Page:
Accident deHavilland DH.84 Dragon G-ACEV, Thursday 21 February 1935
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Date:Thursday 21 February 1935
Time:c. 10:45 LT
Type:deHavilland DH.84 Dragon
Owner/operator:Hillman Airways Ltd
Registration: G-ACEV
MSN: 6023
Fatalities:Fatalities: 2 / Occupants: 3
Other fatalities:0
Aircraft damage: None
Location:Park Drive, Upminster, Essex, England -   United Kingdom
Phase: En route
Nature:Passenger - Scheduled
Departure airport:Stapleford Tawney, Abridge, Essex (EGSG)
Destination airport:Le Bouget, Paris, France (LBG-LFPB)
Confidence Rating: Information is only available from news, social media or unofficial sources
c/no 6023 (Gipsy Major #5209/5210): Registered as G-ACEV [C of R 4230] 8.5.33 to Hillman's Saloon Coaches & Airways, t/a Hillman's Airways, Maylands, Romford, Essex (Stapleford, Abridge, Essex with effect from 6.34); named "Ilford" and fleet no.12. C of A 3900 issued 12.6.33; delivered 7.7.33. To [new company] Hillman's Airways Ltd 11.33.

Achieved notoriety when Elizabeth and Jane DuBois both committed suicide by jumping from aircraft over Upminster on London/Paris service 21.2.35:

On the morning of Thursday February 21, 1935, Captain John Kirton an Abridge based Hillman Airways pilot took off from Stapleford to Paris with two beautiful female American passengers, expensively clad in fur coats, having paid for all six seats on the scheduled 10 am flight. Kirton was already vaguely acquainted with the pair of society girls, having flown them from Le Bourget to Abridge two days earlier with a number of other passengers.

The two girls and their single item of baggage had been alone when Picked up by the airline motor coach at Kings Cross for transportation to the Essex Airport, although Hillman's had expected a party of their friends to accompany them. To trace the missing members of the flight party, the coach driver had assisted one of the girls to make a telephone call to a Romford number, but after apparently making telephone enquiries from the airport, the girls declared that they had been let down and that they were to fly to Paris alone. The younger of the two girls handed over four £5 notes and a £1 note to the agent at Stapleford and the scheduled morning flight to Paris became, in effect, a charter flight for the heavy smoking young Americans.

Settling themselves into the rear seats of the six seat de Havilland DH84 Dragon airliner, GACEV, John Kirton started up the twin engines and taxied out onto the grass of the aerodrome.

Shortly after the aircraft left the ground Kirton concurred with a request from one of the passengers that he close the door between the cockpit and the main, six seat, cabin because of the draught.

Kirton, a greatly experienced pilot with commercial pilots and instructors licences, as well as the holder of one of only eight first class navigators certificates then issued, turned the blue and white Hillman airliner to fly south. The flight was not smooth and some minor buffeting was apparent as the airliner headed towards Kent.

Limited in capacity, the small airliners of the day could not afford either to allocate space to, or meet the cost of, a cabin attendant. Although unable to leave his seat, the pilot was duty bound to look after the welfare of his passengers. As the Dragon crossed the English Channel coast forty-five minutes later, Kirton opened the door again to check that his passengers were comfortable.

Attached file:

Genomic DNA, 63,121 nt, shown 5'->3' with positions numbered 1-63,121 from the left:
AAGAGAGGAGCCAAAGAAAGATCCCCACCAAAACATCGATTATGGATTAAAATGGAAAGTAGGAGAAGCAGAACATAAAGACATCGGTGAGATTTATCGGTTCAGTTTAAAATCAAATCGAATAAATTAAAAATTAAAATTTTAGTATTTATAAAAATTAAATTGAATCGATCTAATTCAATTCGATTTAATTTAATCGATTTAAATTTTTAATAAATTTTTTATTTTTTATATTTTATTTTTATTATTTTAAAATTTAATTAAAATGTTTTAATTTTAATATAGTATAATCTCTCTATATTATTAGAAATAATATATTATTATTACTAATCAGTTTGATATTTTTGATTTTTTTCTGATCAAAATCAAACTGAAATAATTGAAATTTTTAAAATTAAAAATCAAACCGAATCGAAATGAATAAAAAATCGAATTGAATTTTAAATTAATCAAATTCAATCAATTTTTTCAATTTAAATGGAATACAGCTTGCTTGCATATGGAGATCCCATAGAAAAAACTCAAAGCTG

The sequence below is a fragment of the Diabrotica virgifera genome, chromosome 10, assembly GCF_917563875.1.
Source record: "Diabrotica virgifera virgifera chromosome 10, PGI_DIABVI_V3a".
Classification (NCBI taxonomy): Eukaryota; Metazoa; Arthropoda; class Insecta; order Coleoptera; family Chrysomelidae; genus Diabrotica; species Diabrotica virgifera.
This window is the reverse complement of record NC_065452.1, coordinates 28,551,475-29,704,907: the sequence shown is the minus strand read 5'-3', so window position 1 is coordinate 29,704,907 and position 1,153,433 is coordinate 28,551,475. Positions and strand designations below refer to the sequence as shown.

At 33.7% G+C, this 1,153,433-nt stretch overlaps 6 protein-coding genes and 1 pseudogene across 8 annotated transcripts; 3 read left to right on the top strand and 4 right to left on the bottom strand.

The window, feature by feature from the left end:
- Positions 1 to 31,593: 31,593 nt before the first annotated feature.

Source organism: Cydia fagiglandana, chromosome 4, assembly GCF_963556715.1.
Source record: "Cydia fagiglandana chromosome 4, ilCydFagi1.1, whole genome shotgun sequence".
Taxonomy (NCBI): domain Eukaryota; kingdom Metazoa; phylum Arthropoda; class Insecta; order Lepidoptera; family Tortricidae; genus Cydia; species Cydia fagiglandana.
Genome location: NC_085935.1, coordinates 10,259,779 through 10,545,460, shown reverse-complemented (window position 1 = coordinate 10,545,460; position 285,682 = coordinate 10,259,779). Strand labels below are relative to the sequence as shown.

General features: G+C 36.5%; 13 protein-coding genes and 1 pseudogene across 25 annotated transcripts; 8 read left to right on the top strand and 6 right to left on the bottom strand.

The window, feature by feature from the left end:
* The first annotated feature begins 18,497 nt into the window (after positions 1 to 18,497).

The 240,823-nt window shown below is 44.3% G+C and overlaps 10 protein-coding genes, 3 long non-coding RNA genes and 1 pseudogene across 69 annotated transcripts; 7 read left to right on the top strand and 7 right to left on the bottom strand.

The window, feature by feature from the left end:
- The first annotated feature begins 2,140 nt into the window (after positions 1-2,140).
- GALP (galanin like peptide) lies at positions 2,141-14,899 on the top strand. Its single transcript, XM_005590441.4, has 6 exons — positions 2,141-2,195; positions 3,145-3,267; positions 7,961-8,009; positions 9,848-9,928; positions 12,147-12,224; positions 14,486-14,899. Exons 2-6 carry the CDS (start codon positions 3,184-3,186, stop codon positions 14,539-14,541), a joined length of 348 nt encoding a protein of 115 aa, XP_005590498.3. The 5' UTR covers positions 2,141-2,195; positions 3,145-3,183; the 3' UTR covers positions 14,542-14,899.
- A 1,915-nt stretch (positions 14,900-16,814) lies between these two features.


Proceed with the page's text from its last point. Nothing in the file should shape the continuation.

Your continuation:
He was shocked to find that the seats previously occupied by the two pretty young girls were quite empty. Ominously, the passenger entry door in the side of the cabin was insecure, being held in place only by the pressure of the slipstream. Unable to leave his seat to investigate, as the type did not feature any form of automatic pilot, after alerting Croydon by radio he turned the Dragon around and returned to the Essex Airport.

On landing back at Stapleford, it was no surprise for Kirton to learn that news of his passengers disappearance from within the cabin had already come to the notice of the authorities. An object, not unlike a paper bag, had been seen to fall from the clouds to the ground as an unseen aeroplane flew overhead by two men working on the gas supply of a new bungalow in Park Drive, Upminster.

The gas fitters, George Watling and Tom Collins, rushed to the site beside Rushmere Avenue, Upminster, to find that there were two bodies of young women lying face down and holding each other. The police were called and locally based PC Strange was first to help the shocked workmen. The bodies were taken to the local mortuary".

Subsequent history of G-ACEV: Registered [C of R 6514] 25.11.35 to Hillmans Airways Ltd, Stapleford, Abridge, Essex. Reformed 10.35 as part of British Airways Ltd. Sold 12.35 and re-registered [C of R 6665] 23.1.36 to Airwork Ltd, Heston. Left Croydon 13.8.36 (with brand new C of A) for delivery to Spanish Republicans and registration cancelled 2. 8.36 as 'sold' ("Change of Ownership of Aircraft"). Detained at Paris, returned to Croydon and left again for Spain 15.8.36, arriving 17.8.36. To Alas Rojas squadron of the Spanish Republican Air Force at Sarinena. Ultimate fate not known, but presumed destroyed in Spanish Civil War.


1. El Litoral 21 February 1935, page 1.
13. Calexico Chronicle, Volume XXXI, Number 157, 21 February 1935:

Revision history:

17-Jan-2017 19:44 TB Added
01-Sep-2017 19:43 Dr. John Smith Updated [Time, Aircraft type, Registration, Cn, Operator, Location, Phase, Nature, Departure airport, Source, Damage, Narrative]
29-Oct-2022 18:06 Dr. John Smith Updated [Time, Departure airport, Destination airport, Source, Narrative, Category]
29-Oct-2022 18:07 Dr. John Smith Updated [Narrative]
29-Oct-2022 18:07 Dr. John Smith Updated [Narrative]
31-May-2024 21:48 Nepa Updated [Location, Operator]

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